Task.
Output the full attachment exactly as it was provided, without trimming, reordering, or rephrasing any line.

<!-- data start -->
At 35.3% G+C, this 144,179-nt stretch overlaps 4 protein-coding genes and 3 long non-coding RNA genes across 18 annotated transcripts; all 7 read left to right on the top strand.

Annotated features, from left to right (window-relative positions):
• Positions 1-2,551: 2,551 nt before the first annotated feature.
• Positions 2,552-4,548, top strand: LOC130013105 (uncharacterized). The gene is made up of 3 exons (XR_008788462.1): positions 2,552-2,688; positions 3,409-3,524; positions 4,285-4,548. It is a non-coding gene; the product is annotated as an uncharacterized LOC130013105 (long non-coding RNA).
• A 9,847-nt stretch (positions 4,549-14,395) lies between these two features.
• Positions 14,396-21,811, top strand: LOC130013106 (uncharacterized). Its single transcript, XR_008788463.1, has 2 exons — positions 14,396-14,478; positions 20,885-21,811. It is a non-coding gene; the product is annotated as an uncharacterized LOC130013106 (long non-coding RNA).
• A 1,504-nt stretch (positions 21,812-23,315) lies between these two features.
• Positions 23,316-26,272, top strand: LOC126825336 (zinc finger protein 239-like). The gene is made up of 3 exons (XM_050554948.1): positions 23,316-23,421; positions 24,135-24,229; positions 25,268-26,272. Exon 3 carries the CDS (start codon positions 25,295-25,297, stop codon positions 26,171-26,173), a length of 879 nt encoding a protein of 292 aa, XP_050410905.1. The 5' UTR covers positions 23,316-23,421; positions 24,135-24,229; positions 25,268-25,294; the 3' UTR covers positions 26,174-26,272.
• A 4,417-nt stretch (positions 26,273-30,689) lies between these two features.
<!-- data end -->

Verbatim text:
At 35.3% G+C, this 144,179-nt stretch overlaps 4 protein-coding genes and 3 long non-coding RNA genes across 18 annotated transcripts; all 7 read left to right on the top strand.

Annotated features, from left to right (window-relative positions):
• Positions 1-2,551: 2,551 nt before the first annotated feature.
• Positions 2,552-4,548, top strand: LOC130013105 (uncharacterized). The gene is made up of 3 exons (XR_008788462.1): positions 2,552-2,688; positions 3,409-3,524; positions 4,285-4,548. It is a non-coding gene; the product is annotated as an uncharacterized LOC130013105 (long non-coding RNA).
• A 9,847-nt stretch (positions 4,549-14,395) lies between these two features.
• Positions 14,396-21,811, top strand: LOC130013106 (uncharacterized). Its single transcript, XR_008788463.1, has 2 exons — positions 14,396-14,478; positions 20,885-21,811. It is a non-coding gene; the product is annotated as an uncharacterized LOC130013106 (long non-coding RNA).
• A 1,504-nt stretch (positions 21,812-23,315) lies between these two features.
• Positions 23,316-26,272, top strand: LOC126825336 (zinc finger protein 239-like). The gene is made up of 3 exons (XM_050554948.1): positions 23,316-23,421; positions 24,135-24,229; positions 25,268-26,272. Exon 3 carries the CDS (start codon positions 25,295-25,297, stop codon positions 26,171-26,173), a length of 879 nt encoding a protein of 292 aa, XP_050410905.1. The 5' UTR covers positions 23,316-23,421; positions 24,135-24,229; positions 25,268-25,294; the 3' UTR covers positions 26,174-26,272.
• A 4,417-nt stretch (positions 26,273-30,689) lies between these two features.